“We didn’t view it as bullshit, it was a message, a throwback to Wendy O. Williams and the Plasmatics and for anyone who doesn’t know that shame on them, not shame on us for doing it, shame on them for not knowing that,” Shepherd said. “That’s music history right there. And she was the first female in heavy metal so for us to go up there and pay homage to the woman that paved the way we were honored to do that by all means. Yeah there’s flack, there’s flack for everything though. There’s flack for me changing my hair color, flack for (Harvey) doing the things that she does. That’s just normal way of life. Yeah it did shock people, people haven’t seen this in 20 years, why would they do this? And people didn’t know about it, it was like ‘woah.’”
“We don’t regret anything,” Harvey added.
The show kicked off at about 7 p.m. as local Kansas City band Dogs of Delphi took the stage with about 40 people spread throughout the Aftershock Bar. Despite a short set, vocalist Adam Vinck interacted a bit with the crowd – albeit a bit abrasively. The musicianship of the group was great, with drummer Jason Byrd anchoring the band’s sound. They did seem a bit repetitive, but Byrd’s work made you forget about it. Those in attendance pulled their hands out of their pockets by the end of the group’s set and started bobbing their heads to the music.
Next up was another local Kansas City band, Greed Kill$. The five piece group features a male and a female vocalist, like a heavy metal Lacuna Coil. The duo complimented each other well, even on the smaller stage at the venue. The band interacted well with the 70 or so people in the bar by the time their set started. They had a lot more energy, with both vocalists, guitar and bass player close to the front of the stage getting the crowd revved up. Female vocalist Ali Allen flexed her vocal chords quite a bit with some intense screams. The band set the stage for Anti-Mortem, who didn’t disappoint.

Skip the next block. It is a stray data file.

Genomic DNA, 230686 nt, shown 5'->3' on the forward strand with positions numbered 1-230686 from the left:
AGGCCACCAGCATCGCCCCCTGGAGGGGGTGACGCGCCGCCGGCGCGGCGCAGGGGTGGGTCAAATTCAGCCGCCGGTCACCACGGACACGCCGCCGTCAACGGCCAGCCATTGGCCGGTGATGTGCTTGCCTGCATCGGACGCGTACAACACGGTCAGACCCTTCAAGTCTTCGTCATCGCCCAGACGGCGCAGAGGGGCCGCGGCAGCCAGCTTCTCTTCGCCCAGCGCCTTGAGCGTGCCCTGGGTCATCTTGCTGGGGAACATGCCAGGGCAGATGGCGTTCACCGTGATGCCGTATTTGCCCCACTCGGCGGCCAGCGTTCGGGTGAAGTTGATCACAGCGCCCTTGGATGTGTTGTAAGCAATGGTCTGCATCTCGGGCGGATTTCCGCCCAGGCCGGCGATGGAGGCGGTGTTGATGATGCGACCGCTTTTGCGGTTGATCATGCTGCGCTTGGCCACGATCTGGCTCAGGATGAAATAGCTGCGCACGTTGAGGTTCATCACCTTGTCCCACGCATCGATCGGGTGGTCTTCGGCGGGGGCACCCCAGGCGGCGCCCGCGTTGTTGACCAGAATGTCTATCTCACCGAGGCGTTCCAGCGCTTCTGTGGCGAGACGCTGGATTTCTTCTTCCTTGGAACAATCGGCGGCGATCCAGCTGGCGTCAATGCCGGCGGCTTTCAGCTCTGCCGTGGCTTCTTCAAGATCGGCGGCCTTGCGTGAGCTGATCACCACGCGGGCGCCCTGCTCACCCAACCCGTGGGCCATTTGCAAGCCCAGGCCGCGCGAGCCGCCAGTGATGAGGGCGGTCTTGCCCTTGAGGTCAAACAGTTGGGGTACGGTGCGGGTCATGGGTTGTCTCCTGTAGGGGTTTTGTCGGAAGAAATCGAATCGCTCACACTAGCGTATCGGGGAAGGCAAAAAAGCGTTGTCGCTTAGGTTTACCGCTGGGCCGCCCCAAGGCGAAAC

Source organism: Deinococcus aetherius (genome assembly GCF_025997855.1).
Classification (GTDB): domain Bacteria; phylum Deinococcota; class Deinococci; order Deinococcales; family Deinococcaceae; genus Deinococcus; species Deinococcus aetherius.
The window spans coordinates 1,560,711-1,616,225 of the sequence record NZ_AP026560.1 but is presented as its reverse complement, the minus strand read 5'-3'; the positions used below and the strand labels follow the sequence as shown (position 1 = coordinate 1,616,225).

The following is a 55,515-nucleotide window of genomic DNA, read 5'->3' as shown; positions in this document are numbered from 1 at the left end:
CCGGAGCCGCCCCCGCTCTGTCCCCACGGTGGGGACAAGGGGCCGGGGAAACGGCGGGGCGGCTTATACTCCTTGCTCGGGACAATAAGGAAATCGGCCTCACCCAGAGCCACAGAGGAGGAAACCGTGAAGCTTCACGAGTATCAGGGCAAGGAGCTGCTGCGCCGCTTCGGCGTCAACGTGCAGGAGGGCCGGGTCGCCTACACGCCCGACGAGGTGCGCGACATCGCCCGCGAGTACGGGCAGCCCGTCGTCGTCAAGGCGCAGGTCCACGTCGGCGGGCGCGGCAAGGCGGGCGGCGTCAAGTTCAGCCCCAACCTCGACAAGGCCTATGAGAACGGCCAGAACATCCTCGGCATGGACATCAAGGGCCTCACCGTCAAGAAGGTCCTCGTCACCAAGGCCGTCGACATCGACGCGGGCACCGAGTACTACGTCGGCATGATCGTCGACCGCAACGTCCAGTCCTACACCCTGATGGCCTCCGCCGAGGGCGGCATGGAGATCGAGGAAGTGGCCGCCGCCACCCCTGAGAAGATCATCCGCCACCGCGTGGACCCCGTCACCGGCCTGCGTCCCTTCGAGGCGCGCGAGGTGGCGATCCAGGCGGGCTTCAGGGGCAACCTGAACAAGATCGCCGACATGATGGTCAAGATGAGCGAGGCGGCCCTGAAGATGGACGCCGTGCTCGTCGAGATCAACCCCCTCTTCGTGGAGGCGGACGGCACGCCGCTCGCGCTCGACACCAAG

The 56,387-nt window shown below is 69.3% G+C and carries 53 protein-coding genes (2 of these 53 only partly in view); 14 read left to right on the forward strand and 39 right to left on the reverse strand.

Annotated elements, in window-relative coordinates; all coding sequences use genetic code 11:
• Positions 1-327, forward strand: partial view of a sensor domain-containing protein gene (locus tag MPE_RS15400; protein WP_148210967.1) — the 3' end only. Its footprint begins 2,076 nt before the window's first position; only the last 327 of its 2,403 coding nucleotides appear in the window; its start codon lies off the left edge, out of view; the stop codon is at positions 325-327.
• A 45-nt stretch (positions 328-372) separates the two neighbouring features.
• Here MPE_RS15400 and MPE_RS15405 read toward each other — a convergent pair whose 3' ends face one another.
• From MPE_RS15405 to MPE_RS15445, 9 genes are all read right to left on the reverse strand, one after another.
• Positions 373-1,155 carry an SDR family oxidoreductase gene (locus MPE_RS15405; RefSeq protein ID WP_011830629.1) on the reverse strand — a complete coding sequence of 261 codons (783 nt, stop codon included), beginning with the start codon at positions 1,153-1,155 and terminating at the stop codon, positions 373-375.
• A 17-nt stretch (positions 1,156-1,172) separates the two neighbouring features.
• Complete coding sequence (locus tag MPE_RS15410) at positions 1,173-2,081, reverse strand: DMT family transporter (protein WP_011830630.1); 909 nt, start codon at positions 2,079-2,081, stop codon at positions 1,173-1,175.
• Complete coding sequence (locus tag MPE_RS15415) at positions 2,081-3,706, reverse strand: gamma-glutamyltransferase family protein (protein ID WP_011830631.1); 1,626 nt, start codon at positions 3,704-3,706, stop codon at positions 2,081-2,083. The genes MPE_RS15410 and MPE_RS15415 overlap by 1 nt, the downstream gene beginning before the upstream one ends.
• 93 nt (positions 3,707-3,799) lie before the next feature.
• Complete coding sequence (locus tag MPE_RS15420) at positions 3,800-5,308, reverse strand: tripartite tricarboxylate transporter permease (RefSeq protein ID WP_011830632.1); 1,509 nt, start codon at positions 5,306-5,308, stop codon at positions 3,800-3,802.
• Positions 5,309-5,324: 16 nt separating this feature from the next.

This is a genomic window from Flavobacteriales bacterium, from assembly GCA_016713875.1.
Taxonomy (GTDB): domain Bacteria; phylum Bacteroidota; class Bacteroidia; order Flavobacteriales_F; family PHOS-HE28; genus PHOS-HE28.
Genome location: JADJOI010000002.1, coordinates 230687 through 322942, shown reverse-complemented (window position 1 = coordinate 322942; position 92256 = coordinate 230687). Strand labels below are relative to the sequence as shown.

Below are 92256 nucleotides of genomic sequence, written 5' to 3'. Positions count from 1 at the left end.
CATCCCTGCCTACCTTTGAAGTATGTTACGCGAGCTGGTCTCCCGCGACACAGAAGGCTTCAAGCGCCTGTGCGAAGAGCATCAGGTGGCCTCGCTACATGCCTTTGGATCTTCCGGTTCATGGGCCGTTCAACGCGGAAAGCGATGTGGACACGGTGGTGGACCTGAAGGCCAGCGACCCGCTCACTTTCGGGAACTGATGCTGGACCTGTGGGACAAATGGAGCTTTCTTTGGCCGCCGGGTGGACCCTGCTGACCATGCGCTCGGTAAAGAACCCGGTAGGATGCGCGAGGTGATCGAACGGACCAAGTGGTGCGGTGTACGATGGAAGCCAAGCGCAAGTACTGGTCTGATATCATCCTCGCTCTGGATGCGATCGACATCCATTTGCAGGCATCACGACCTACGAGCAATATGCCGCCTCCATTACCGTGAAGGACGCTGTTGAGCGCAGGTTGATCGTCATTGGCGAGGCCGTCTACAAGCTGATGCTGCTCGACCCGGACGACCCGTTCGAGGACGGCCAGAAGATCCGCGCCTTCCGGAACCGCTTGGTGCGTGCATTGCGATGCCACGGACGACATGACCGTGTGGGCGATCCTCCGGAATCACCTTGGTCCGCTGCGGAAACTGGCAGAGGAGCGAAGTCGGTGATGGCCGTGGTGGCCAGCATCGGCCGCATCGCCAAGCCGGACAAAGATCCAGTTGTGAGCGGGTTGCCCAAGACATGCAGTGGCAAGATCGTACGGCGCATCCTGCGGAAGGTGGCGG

With about 100 people in the bar, Anti-Mortem took the stage clad with… GoPros. Vocalist Larado Romo had one attached to his wrist, and there was another on a guitar somewhere. I’m sure grabbing video from their shows has produced some intense footage, Aftershock was ready to let loose by the time these guys started playing. The group has a great sound, with some groovy beats and heavy sound that pairs in sync with melody and screams.
Throughout the Anti-Mortem set, fans were checking a TV away from the stage as the Kansas City Royals were playing the Oakland Athletics in the American League Wild Card game. Despite the distraction, the band’s high energy kept the crowd involved, with the group inciting some circle headbanging during their song “Hellfire Gasoline.”
Butcher Babies hit the stage to a chorus of cheers and went immediately into “Pussy Whipped,” a cover of S.O.D.’s song featured on “Uncovered.” The rapid beat of the music coupled with visceral vocal delivery by Harvey and Shepherd can only be summarized as a conflagration. The band members were all over the stage, with Shepherd balancing on a railing at the front of the stage and both vocalists getting into the crowd to sing.
Early in the set, Harvey stopped the show to give a young man up front a verbal lesson on respect – although I couldn’t see or hear what caused the outburst. As she finished, the crowd cheered and Shepherd called the audience’s attention to a camera at side stage. The video was for fans in Australia, as Butcher Babies had just been announced as a band playing on the Soundwave bill.
The show featured a bit of solo and extended breakdowns by the musicians, which Harvey said was potentially music that could be used on the new album. An array of colored lights and strobes helped pick up the production as well, but the sound definitely carried the show.
For an encore, the band donned spiked masquerade masks and played “They’re Coming to Take Me Away,” with Harvey and Shepherd leaning into the crowd while they sang. The fans were very receptive, with many sticking around after the show for a chance to meet these up-and-coming rockers.
The final question I had for the group was to summarize the band in three words, which Flury did perfectly:
“Heavy fucking metal.”